Are You Vexed by File Formats and Extensions?


Managing your print marketing projects is difficult enough without having to deal with confusing file formats. Fear not. I’m here to clarify it once and for all. Cut out this article and post it on your fridge for future reference and general happiness. 

Here are the pros and cons of the most common file formats. I’ve ranked them from the most to least useful from a design and printing standpoint, just because it’s more fun that way. And I’m one of those ultra-organized people that tends to annoy the general population with my extreme organization.

EPS – Encapsulated PostScript

EPS files (also called vector files) are what they feed you in graphic design heaven. We love them, and prefer them over anything else because we can do whatever we need to do in order to get the file ready for print or online use.

We can convert an EPS file to any format our hearts desire, including all the ones we describe in this article. The most important thing about EPS files is that they are scalable. This means you can make it as big as a building and it would still look great.

Just remember, EPS files are limited to use in professional design software. In fact, most people can’t even view EPS files on their computers. For most small business owners creating their own marketing collateral, it makes more sense to stick with other file formats described below.

PDF – Portable Document File

PDF files are quite lovely because they’re versatile, compact, and transfer easily from one computer to another.

They work well at high resolution for print projects, or low resolution for online use.

When saved correctly, all the text and images remain intact. Sometimes, we can even make changes to PDF files if we need to.

PNG – Portable Network Graphics

The number one most useful thing about a PNG is its ability to have a transparent background. This means you can place it against a colored background without getting a white box around the image.

A PNG can hold a respectable amount of color information thus rendering a nice quality image. Depending on the resolution, it is useful for both screen or print use.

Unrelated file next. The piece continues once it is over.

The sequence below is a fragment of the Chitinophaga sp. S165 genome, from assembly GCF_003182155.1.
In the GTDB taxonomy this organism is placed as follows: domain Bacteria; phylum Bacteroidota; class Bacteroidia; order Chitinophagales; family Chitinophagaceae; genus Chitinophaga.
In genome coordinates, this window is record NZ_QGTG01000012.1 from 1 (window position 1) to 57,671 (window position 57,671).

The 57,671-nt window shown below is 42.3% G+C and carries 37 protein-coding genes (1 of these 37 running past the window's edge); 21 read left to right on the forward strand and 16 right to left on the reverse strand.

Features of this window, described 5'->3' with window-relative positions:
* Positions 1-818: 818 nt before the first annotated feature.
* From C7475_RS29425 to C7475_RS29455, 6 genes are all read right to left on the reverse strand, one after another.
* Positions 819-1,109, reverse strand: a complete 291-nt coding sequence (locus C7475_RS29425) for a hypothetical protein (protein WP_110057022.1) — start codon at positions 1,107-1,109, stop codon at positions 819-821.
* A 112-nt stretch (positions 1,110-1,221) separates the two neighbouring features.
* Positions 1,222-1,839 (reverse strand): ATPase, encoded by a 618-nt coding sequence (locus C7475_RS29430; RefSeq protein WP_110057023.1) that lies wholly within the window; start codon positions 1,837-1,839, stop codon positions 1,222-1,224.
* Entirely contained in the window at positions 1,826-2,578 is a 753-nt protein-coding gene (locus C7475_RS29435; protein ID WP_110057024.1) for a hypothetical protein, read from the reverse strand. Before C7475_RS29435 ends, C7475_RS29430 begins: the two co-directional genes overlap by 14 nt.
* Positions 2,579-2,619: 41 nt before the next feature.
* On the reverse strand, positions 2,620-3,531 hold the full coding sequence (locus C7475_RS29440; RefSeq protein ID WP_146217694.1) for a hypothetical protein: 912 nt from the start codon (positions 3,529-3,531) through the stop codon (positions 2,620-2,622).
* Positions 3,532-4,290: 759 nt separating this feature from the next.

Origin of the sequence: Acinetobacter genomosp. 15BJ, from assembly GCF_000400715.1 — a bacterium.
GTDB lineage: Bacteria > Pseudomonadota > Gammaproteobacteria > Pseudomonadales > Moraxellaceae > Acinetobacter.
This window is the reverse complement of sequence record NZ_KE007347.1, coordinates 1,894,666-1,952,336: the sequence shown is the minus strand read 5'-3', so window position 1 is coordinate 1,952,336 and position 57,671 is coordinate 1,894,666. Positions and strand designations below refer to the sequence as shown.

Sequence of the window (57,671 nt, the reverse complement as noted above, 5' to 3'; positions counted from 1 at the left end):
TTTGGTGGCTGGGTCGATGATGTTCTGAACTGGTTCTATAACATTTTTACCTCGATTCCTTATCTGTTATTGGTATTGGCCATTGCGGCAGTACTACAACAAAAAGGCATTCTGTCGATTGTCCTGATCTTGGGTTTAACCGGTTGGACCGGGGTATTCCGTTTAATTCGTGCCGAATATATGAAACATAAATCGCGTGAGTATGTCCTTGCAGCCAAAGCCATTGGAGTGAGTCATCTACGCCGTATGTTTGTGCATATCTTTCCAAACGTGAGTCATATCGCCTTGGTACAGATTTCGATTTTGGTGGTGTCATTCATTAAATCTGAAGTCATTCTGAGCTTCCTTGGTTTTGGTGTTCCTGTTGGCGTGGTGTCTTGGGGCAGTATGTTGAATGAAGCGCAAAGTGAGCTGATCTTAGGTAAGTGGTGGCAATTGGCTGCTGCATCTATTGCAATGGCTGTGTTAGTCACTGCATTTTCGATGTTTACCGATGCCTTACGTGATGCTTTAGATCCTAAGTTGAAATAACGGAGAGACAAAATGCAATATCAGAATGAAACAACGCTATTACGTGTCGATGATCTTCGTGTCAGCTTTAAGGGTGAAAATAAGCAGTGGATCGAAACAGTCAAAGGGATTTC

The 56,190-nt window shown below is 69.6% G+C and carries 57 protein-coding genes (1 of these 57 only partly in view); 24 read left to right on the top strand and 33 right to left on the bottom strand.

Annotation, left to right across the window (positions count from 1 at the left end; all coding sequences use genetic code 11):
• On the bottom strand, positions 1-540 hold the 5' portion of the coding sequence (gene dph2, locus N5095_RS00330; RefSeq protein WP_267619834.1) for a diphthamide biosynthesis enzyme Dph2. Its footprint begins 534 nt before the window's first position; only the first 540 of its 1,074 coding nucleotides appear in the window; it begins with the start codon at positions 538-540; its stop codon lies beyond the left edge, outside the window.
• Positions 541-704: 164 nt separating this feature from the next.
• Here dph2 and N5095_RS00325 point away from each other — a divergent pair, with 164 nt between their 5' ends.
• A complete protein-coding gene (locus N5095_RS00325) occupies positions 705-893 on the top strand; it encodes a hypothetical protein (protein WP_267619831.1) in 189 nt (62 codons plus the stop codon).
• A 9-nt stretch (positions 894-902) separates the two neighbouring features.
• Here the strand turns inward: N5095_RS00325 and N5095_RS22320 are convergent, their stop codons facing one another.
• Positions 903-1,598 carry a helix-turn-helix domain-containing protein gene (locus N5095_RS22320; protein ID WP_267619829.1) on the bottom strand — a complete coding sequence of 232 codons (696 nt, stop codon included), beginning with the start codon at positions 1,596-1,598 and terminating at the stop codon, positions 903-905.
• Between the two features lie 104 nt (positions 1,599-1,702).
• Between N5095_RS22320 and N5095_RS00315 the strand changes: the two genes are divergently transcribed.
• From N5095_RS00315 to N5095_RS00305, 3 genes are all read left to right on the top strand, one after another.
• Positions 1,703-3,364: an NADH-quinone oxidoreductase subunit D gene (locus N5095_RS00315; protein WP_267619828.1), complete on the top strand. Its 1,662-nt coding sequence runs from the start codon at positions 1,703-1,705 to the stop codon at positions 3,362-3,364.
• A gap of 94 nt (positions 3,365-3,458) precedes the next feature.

TIFF – Tagged Image File Format

TIFF files are generally used for images, such as photographs.

The best thing about a TIFF file is that the details of the image are retained. If you have a TIFF file, you can be confident you have a high quality image.

The only drawback is their size. Since they contain so much detail (i.e. quality), TIFF files can get extremely large. That makes them slower to work with. The large size makes them impractical for online use.

JPG (or JPEG) – The Joint Photographic Experts Group

JPG’s are extremely versatile. They work well for images, especially photographs, of all types and sizes. Depending on the resolution, they are useful for both screen (online) and print applications.

However, saving a file as a JPG will degrade the quality of the image. So don’t be surprised if you run into weird quality issues when using jpg files.

If you’re worried about losing image quality, save your file as a TIFF.

GIF – Graphics Interchange Format

GIF files are one of the smallest file types, which makes them great for online use as they will load quickly on your web page.

However, they can’t hold a lot of color information so it’s best to use it only for graphics with flat areas of no more than three colors.

Like PNG files, GIF files can have transparent backgrounds. They are generally best suited for online use.


Images are either CREATED in these formats, or more commonly, they are CONVERTED to these formats from some other file type.  If the original image is low quality, you will not be able to convert it to a format and expect better quality. You can convert down (low quality), but not up (high quality).

By and far, JPG and PDF files are the most common file types that we see come across our computers. But, we get other stuff too. Sometimes, we have to kick it back to you and get you to give us a better image. Other times, we will use our magical design powers to fix up what you give us. In either case, we usually end up creating the perfect happy ending to your project. 

Category: Printing

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